Recently, the United Nations unveiled its plan to combat global health concerns. If earnestly implemented, the international community could see the eradication of AIDS by 2030. The plan is a part of the U.N.’s Sustainable Development Goals (SDGs), which identified 17 developmental goals and 169 sub-targets.
The SDGs were constructed on the successes of the recently concluded Millennium Development Goals, which addressed global development issues through “time-bound and quantified targets.” The eight U.N.-brokered goals have become synonymous with the “the most successful global anti-poverty push in history” as it has reduced HIV infections by 33% since 2001.
Despite the unprecedented developmental success, the United Nations General Assembly wanted to pursue a refined and more robust approach to the eradication of AIDS. Therefore, in 2015 as the Millennium Goal expired, the United Nations High-Level Political Forum on Sustainable Development announced a program aimed at eradicating AIDS, particularly through United Nations General Assembly Resolutions.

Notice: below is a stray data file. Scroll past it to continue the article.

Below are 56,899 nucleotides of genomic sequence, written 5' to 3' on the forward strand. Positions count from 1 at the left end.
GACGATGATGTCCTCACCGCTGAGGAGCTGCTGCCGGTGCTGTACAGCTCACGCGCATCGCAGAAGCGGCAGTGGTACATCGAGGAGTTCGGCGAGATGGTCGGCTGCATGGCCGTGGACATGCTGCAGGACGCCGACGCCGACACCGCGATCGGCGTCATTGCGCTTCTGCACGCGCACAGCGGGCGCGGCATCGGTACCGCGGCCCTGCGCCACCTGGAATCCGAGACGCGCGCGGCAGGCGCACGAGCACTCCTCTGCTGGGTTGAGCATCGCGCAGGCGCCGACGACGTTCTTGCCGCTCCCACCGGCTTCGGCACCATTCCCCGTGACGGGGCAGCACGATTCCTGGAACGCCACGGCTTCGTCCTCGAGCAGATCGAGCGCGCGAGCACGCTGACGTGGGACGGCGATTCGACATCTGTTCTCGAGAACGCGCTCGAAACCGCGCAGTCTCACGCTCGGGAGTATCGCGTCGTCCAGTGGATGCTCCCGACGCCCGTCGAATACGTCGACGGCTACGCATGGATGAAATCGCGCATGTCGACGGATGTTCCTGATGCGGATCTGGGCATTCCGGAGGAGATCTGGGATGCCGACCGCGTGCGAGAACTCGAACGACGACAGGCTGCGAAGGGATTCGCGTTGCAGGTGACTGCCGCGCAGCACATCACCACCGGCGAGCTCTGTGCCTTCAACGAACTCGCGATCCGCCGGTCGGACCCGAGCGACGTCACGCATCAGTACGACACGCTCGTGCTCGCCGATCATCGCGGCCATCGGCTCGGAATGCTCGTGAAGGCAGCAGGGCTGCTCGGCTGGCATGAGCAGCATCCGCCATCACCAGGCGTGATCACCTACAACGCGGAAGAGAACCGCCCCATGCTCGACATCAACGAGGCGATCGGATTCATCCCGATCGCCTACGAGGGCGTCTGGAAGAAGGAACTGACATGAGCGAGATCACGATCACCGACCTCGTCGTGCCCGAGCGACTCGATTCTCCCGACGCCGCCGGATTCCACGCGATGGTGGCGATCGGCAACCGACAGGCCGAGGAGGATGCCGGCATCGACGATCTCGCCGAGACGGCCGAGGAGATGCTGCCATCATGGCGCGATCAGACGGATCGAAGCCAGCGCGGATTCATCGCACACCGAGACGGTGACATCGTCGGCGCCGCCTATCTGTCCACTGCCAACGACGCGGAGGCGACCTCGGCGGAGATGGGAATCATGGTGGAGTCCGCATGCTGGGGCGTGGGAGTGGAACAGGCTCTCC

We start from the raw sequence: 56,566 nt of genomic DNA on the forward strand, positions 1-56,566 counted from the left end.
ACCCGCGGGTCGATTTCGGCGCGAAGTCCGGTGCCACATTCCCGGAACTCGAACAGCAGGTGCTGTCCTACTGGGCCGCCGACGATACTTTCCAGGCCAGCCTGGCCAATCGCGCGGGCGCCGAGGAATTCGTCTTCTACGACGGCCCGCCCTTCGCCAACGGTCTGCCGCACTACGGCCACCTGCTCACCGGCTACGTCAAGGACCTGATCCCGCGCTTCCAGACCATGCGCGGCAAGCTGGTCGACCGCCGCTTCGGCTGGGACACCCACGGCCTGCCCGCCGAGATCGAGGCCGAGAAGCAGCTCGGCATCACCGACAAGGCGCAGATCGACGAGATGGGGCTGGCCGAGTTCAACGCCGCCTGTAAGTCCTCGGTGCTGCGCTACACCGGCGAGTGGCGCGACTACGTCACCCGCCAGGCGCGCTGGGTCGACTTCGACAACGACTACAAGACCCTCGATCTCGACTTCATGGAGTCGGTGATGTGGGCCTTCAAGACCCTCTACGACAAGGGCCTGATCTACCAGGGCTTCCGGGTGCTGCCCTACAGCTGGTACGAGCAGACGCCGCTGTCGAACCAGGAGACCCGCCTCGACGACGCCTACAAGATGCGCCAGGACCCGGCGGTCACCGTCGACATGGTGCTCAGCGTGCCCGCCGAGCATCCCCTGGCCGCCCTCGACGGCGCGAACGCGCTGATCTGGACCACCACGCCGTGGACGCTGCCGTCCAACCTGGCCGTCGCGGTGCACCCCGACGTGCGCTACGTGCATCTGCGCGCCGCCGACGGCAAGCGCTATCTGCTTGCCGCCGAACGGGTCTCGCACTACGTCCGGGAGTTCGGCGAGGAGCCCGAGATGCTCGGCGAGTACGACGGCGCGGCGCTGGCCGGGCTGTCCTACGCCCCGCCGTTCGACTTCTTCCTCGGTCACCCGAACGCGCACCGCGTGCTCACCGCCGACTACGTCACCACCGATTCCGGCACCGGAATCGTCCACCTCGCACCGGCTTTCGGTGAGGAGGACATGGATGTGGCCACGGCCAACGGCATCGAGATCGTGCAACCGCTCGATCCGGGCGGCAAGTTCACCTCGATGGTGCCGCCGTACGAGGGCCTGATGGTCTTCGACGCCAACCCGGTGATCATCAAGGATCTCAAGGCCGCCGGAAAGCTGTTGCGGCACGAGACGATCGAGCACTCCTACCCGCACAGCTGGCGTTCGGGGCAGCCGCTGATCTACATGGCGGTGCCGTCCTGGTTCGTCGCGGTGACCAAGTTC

Notably, Resolution A/69/856 identifies that the eradication of AIDS and prevention must go beyond providing sufficient doses of anti-retroviral treatments. In addition to medicine, it is necessary for governments alike, the international community and civil society to advocate for safe-sex practices.
The task of implementing treatments towards pursuing a world free of global health concerns should not disproportionately fall on the United Nations, however. Moreover, other actors have provided significantly to health movements such as the United States President’s Emergency Plan for AIDS Relief (PEPFAR). PEPFAR is a bipartisan policy that supports HIV testing and counseling for more than 14.2 million pregnant women; HIV testing and counseling for more than 56.7 million people as well as training for more than 140,000 health care workers.
Other efforts are being made by NGOs and nonprofits such as The Global Fund, which has given $22.9 billion to over 1,000 initiatives in 151 countries.
– Adam George